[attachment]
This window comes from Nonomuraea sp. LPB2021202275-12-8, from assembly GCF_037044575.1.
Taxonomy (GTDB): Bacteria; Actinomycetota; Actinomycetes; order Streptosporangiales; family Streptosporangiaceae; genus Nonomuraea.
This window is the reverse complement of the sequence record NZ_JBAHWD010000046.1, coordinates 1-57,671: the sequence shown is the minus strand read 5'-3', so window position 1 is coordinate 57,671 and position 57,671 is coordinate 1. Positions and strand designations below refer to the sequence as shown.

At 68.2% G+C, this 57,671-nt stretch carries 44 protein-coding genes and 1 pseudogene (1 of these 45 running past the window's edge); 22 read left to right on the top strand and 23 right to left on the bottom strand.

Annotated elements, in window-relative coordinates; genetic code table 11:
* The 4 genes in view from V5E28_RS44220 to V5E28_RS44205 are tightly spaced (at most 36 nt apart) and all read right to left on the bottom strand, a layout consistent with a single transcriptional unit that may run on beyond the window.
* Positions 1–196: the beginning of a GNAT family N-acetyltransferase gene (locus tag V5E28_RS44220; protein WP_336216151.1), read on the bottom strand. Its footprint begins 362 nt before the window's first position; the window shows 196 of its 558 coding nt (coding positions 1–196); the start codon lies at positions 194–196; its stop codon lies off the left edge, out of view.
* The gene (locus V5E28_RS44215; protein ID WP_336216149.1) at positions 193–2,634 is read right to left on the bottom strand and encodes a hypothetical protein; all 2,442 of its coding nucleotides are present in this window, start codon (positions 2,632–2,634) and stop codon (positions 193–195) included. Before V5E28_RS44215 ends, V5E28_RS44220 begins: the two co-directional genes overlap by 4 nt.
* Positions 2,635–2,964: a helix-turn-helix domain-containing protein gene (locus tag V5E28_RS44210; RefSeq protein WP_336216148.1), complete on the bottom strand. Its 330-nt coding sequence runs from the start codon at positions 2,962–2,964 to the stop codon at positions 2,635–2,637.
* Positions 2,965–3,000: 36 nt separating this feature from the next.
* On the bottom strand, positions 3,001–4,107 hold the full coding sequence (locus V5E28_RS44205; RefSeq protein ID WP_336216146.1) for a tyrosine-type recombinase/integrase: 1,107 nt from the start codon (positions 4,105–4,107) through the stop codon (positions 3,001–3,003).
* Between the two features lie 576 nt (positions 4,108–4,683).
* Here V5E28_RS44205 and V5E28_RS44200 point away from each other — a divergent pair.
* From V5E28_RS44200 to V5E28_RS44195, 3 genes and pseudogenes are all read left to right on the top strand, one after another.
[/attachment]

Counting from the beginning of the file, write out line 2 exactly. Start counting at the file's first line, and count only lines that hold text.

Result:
Taxonomy (GTDB): Bacteria; Actinomycetota; Actinomycetes; order Streptosporangiales; family Streptosporangiaceae; genus Nonomuraea.